UofL Trager Institute works to reduce social isolation for older adults through technology innovation Initiatives to benefit older adults during pandemic to be discussed in weekly information session Aug. 4

    UofL Trager Institute
    UofL Trager Institute

    LOUISVILLE, Ky. – Amid efforts to stem the spread of the COVID-19 pandemic, social isolation and loneliness have emerged as a significant public health crisis, particularly for older adults. Isolation and loneliness affect those living in facilities as well as those living on their own in the community.

    In addition to the mental health implications such as depression, studies gathered by the National Institute on Aging demonstrate that prolonged social isolation can lead to other health complications, including cognitive decline, high blood pressure, heart disease and a weakened immune system. These side effects are particularly concerning during COVID-19 when such comorbid conditions put individuals at higher risk for adverse reactions from the virus. 

    The University of Louisville Trager Institute is developing technologies and services to reduce social isolation while maintaining social distancing. 

    “Social distancing does not have to mean social isolation,” said Anna Faul, Ph.D., executive director of the UofL Trager Institute. “We are working with community partners to bring technology and social supports to older adults facing increased social isolation due to the current pandemic.”

    In April, for example, the UofL Trager Institute and Brent Wright, M.D., of the UofL School of Medicine, introduced SmartGlasses technology to long-term facilities and primary care offices. This technology allows a health care professional who is with the patient to put on the web-connected glasses and dial in with an attending physician. A camera and microphone attached to the glasses allow the physician to see and interact directly with the patient in real time.

    Recent awards of nearly $190,000 from multiple organizations will allow the Trager Institute to support the expansion of additional resources, including:

    • Telehealth and teletherapy for residents in long-term care facilities
    • Training of staff and students to offer virtual interdisciplinary care coordination and chronic disease management
    • Caregiver resources such as training, support groups and counseling services focused on Jefferson County and surrounding rural counties 
    • Specialized mental health services for older adults to reduce social isolation and depression (PEARLS program)
    • A state-wide virtual-friendly visitor program that provides patients, families, caregivers and nursing home residents and staff with resources to reduce social isolation

    The funding is provided by the Geriatric Workforce Enhancement Program CARES Act, the National Family Caregiver Program Title IIIE (Administration on Aging) the Health Promotion and Disease Prevention Title IIIE (Administration on Aging) as well as others throughout Kentucky. These grants have created statewide partnerships and expanded the footprint of the institute and of the university.

    “Given the expansion of social isolation in our community, our team has prioritized the dissemination of technology to community-dwelling older adults,” Faul said. “In addition to the currently funded efforts, we are looking forward to the possibility of additional funds that will allow us to provide iPads and Bluetooth technology to vulnerable community-dwelling older adults in Jefferson County and several rural counties, to establish a mini-virtual health clinic network across multiple Appalachian counties and to disseminate innovative contact tracing efforts through app-based, wearable devices and AI-based services.”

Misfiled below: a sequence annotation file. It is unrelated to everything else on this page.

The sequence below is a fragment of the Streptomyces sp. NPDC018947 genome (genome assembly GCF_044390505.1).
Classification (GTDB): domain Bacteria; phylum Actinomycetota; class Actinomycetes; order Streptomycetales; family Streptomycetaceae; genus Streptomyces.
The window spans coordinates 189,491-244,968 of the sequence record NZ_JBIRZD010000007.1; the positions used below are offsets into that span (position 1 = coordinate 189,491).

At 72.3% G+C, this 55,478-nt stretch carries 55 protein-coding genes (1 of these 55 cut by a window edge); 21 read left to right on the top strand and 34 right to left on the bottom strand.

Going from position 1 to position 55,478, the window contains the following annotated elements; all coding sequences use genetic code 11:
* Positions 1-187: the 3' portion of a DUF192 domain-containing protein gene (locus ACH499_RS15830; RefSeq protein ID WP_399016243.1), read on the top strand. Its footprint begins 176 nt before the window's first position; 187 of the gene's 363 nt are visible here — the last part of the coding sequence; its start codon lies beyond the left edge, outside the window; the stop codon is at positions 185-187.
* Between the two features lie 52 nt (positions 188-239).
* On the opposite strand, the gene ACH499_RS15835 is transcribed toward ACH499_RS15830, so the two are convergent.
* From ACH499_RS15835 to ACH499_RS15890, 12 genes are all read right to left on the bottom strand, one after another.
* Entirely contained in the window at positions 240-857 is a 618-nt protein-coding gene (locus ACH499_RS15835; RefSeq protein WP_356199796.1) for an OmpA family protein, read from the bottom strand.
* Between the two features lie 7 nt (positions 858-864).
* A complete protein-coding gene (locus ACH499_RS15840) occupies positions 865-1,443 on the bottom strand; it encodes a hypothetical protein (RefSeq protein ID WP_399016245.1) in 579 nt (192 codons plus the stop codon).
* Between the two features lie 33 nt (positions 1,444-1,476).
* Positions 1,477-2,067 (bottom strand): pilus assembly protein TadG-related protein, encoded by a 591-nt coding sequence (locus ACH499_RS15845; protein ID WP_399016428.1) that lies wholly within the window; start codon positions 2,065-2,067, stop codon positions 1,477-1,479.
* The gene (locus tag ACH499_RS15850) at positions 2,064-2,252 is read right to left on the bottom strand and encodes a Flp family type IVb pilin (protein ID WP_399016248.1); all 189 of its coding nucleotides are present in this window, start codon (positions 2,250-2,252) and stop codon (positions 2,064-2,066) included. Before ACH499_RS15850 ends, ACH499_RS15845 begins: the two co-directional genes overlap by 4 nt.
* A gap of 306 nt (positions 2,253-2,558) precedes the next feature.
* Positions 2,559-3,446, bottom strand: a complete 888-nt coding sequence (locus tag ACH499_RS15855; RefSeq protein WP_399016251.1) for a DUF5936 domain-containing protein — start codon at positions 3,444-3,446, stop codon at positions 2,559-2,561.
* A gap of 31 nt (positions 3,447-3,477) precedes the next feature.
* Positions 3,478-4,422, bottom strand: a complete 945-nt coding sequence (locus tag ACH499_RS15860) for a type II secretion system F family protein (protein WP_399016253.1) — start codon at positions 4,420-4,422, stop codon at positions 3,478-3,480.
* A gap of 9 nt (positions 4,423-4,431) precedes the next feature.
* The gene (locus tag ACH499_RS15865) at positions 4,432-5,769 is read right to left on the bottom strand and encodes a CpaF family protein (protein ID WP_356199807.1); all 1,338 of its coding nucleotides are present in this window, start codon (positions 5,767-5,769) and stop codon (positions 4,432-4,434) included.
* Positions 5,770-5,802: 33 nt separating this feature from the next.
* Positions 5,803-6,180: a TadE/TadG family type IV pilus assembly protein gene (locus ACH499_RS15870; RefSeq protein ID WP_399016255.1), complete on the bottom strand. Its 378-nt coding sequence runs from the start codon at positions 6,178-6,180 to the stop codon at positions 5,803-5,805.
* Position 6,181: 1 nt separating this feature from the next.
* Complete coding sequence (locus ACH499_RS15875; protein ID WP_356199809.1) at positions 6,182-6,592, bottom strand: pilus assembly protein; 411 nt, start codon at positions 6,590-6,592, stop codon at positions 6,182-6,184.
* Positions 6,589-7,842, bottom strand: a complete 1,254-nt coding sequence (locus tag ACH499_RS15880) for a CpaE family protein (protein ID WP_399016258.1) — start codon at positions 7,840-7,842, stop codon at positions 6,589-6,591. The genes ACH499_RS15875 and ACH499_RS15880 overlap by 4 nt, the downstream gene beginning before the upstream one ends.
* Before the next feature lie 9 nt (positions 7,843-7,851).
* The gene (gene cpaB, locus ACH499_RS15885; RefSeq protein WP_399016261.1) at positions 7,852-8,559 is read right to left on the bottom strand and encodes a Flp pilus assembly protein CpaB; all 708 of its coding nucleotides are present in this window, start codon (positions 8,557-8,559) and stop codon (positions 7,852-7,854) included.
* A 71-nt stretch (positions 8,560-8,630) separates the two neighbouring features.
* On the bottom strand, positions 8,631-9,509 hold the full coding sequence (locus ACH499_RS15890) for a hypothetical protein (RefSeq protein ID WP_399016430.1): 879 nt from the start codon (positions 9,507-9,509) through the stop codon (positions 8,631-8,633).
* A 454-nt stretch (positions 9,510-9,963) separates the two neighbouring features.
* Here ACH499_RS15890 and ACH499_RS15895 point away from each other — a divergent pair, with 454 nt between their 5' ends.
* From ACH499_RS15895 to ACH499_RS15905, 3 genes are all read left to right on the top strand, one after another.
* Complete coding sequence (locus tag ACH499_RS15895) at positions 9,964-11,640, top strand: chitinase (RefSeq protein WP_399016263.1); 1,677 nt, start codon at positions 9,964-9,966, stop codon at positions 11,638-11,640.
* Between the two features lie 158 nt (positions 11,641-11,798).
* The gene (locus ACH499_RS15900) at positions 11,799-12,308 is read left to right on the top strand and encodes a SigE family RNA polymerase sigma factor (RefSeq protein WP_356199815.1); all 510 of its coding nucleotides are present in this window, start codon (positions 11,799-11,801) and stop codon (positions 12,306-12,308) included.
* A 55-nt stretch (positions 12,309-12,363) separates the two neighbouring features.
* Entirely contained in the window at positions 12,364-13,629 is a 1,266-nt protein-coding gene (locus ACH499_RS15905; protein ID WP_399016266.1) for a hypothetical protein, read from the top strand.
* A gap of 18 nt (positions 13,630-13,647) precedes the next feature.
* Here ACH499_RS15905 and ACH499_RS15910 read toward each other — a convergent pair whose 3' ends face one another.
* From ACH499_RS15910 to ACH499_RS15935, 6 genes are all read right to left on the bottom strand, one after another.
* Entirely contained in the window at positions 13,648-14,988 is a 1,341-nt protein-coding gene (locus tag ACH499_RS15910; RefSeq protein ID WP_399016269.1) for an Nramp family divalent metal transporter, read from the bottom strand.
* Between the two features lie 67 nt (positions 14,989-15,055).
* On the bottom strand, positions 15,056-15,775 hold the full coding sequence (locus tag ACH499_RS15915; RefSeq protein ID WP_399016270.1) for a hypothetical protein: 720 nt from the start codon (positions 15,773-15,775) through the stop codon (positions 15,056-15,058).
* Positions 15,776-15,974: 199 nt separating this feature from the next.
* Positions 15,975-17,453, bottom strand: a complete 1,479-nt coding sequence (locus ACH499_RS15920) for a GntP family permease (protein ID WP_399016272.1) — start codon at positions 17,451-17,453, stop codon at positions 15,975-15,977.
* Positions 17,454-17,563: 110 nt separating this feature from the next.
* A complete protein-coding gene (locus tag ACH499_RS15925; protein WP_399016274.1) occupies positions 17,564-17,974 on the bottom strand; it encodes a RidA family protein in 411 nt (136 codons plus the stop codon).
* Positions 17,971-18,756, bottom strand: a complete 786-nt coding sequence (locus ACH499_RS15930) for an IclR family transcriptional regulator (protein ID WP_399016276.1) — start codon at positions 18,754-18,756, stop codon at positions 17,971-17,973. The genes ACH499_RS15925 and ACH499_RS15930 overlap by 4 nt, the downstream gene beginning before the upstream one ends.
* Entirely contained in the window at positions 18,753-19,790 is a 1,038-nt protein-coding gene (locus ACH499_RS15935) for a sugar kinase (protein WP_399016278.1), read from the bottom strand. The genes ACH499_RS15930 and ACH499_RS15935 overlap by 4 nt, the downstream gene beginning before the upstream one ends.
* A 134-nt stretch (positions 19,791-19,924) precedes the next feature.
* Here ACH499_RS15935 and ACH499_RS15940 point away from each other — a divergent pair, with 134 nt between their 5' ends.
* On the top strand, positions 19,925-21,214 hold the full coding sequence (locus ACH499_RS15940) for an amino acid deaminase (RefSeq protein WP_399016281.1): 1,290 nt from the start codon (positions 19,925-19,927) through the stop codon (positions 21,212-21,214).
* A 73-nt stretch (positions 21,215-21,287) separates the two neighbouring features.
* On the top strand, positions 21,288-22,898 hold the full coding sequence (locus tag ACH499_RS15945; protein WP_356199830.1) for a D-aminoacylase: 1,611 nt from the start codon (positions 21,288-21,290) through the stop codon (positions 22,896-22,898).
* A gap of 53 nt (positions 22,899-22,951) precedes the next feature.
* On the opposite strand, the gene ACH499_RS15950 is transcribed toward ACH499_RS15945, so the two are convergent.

The Trager Institute hosts weekly COVID-19 information sessions that focus on the experiences of older adults, caregivers and people with chronic conditions during the pandemic. The Aug.4 information session will explore the broader efforts of our community to address social isolation through technology innovation. This session will feature Wright, associate dean for rural health innovation in the UofL School of Medicine, and Rebecca Brown Rice, director of operations at the Louisville Healthcare CEO Council. This session will explore the innovative ways technology is used to reduce social isolation and loneliness both during and after the COVID-19 pandemic. As part of this conversation, the speakers will explore the latest developments in technology, such as SmartGlasses, and creative ways to re-imagine existing technology.

    The virtual session will be held Tuesday, Aug. 4, at 10 a.m., at https://zoom.us/j/884298617.

    If you or someone you know is experiencing social isolation or loneliness, contact the care team at the Republic Bank Foundation Optimal Aging Clinic at the UofL Trager Institute for assistance. The care team can be reached at 502-588-4340, Option 1, Option 1, or at tragerinstitute@louisville.edu. Additional resources are available at Community Action Kentucky Partnership and Area Agencies on Aging and Independent Living, which provide social interaction programs as well as other essential services such as in-home care and food delivery programs. 



    Betty Coffman
    Betty Coffman is a Communications Coordinator focused on research and innovation at UofL. A UofL alumna and Louisville native, she served as a writer and editor for local and national publications and as an account services coordinator and copywriter for marketing and design firms prior to joining UofL’s Office of Communications and Marketing.